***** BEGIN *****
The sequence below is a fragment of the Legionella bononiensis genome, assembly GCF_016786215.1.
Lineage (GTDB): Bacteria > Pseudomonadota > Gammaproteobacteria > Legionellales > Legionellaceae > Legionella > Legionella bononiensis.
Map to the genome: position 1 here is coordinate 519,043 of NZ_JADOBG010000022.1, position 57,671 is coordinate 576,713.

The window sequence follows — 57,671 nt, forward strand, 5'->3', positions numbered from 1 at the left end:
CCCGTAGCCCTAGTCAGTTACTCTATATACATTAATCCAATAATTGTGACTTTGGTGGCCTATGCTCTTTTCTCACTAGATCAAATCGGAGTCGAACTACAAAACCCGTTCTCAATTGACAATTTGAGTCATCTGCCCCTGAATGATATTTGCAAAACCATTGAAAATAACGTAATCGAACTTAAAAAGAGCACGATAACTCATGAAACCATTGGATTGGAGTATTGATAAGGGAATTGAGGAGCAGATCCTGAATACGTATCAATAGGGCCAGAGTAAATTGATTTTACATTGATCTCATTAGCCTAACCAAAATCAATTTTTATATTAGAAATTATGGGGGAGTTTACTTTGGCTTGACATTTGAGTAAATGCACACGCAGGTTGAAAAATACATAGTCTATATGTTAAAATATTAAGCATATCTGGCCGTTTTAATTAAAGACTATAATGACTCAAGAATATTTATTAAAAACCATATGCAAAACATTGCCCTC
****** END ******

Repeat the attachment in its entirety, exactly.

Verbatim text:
The sequence below is a fragment of the Legionella bononiensis genome, assembly GCF_016786215.1.
Lineage (GTDB): Bacteria > Pseudomonadota > Gammaproteobacteria > Legionellales > Legionellaceae > Legionella > Legionella bononiensis.
Map to the genome: position 1 here is coordinate 519,043 of NZ_JADOBG010000022.1, position 57,671 is coordinate 576,713.

The window sequence follows — 57,671 nt, forward strand, 5'->3', positions numbered from 1 at the left end:
CCCGTAGCCCTAGTCAGTTACTCTATATACATTAATCCAATAATTGTGACTTTGGTGGCCTATGCTCTTTTCTCACTAGATCAAATCGGAGTCGAACTACAAAACCCGTTCTCAATTGACAATTTGAGTCATCTGCCCCTGAATGATATTTGCAAAACCATTGAAAATAACGTAATCGAACTTAAAAAGAGCACGATAACTCATGAAACCATTGGATTGGAGTATTGATAAGGGAATTGAGGAGCAGATCCTGAATACGTATCAATAGGGCCAGAGTAAATTGATTTTACATTGATCTCATTAGCCTAACCAAAATCAATTTTTATATTAGAAATTATGGGGGAGTTTACTTTGGCTTGACATTTGAGTAAATGCACACGCAGGTTGAAAAATACATAGTCTATATGTTAAAATATTAAGCATATCTGGCCGTTTTAATTAAAGACTATAATGACTCAAGAATATTTATTAAAAACCATATGCAAAACATTGCCCTC